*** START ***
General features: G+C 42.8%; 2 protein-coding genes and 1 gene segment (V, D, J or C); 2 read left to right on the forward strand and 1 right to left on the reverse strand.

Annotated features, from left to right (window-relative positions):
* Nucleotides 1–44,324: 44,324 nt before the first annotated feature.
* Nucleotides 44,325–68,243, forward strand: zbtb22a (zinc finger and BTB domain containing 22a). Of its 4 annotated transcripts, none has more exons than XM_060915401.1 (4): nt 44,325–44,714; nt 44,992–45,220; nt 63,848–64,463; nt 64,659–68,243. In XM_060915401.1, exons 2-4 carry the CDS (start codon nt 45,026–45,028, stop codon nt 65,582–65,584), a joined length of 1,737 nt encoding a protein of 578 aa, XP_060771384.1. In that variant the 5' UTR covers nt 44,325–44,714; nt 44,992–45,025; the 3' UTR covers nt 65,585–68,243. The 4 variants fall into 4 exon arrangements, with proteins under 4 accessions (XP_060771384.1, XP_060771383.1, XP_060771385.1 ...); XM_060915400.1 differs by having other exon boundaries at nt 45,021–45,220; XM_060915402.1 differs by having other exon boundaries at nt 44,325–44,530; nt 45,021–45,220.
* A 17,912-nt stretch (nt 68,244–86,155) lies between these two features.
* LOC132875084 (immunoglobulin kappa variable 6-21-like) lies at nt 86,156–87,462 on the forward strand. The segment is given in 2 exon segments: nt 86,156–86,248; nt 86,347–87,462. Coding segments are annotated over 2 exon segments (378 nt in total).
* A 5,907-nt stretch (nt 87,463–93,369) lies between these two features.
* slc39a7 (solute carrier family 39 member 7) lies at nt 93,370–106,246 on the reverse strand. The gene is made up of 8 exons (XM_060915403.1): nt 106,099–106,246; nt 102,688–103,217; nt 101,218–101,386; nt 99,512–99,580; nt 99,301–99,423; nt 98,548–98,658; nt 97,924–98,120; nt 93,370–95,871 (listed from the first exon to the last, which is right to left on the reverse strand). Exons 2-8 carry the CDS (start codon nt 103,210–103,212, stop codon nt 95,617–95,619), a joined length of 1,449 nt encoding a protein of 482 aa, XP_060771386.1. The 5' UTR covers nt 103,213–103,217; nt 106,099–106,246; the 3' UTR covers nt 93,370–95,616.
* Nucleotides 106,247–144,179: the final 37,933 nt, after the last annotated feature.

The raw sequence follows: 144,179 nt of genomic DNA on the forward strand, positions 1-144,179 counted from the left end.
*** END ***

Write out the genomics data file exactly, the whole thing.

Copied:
General features: G+C 42.8%; 2 protein-coding genes and 1 gene segment (V, D, J or C); 2 read left to right on the forward strand and 1 right to left on the reverse strand.

Annotated features, from left to right (window-relative positions):
* Nucleotides 1–44,324: 44,324 nt before the first annotated feature.
* Nucleotides 44,325–68,243, forward strand: zbtb22a (zinc finger and BTB domain containing 22a). Of its 4 annotated transcripts, none has more exons than XM_060915401.1 (4): nt 44,325–44,714; nt 44,992–45,220; nt 63,848–64,463; nt 64,659–68,243. In XM_060915401.1, exons 2-4 carry the CDS (start codon nt 45,026–45,028, stop codon nt 65,582–65,584), a joined length of 1,737 nt encoding a protein of 578 aa, XP_060771384.1. In that variant the 5' UTR covers nt 44,325–44,714; nt 44,992–45,025; the 3' UTR covers nt 65,585–68,243. The 4 variants fall into 4 exon arrangements, with proteins under 4 accessions (XP_060771384.1, XP_060771383.1, XP_060771385.1 ...); XM_060915400.1 differs by having other exon boundaries at nt 45,021–45,220; XM_060915402.1 differs by having other exon boundaries at nt 44,325–44,530; nt 45,021–45,220.
* A 17,912-nt stretch (nt 68,244–86,155) lies between these two features.
* LOC132875084 (immunoglobulin kappa variable 6-21-like) lies at nt 86,156–87,462 on the forward strand. The segment is given in 2 exon segments: nt 86,156–86,248; nt 86,347–87,462. Coding segments are annotated over 2 exon segments (378 nt in total).
* A 5,907-nt stretch (nt 87,463–93,369) lies between these two features.
* slc39a7 (solute carrier family 39 member 7) lies at nt 93,370–106,246 on the reverse strand. The gene is made up of 8 exons (XM_060915403.1): nt 106,099–106,246; nt 102,688–103,217; nt 101,218–101,386; nt 99,512–99,580; nt 99,301–99,423; nt 98,548–98,658; nt 97,924–98,120; nt 93,370–95,871 (listed from the first exon to the last, which is right to left on the reverse strand). Exons 2-8 carry the CDS (start codon nt 103,210–103,212, stop codon nt 95,617–95,619), a joined length of 1,449 nt encoding a protein of 482 aa, XP_060771386.1. The 5' UTR covers nt 103,213–103,217; nt 106,099–106,246; the 3' UTR covers nt 93,370–95,616.
* Nucleotides 106,247–144,179: the final 37,933 nt, after the last annotated feature.

The raw sequence follows: 144,179 nt of genomic DNA on the forward strand, positions 1-144,179 counted from the left end.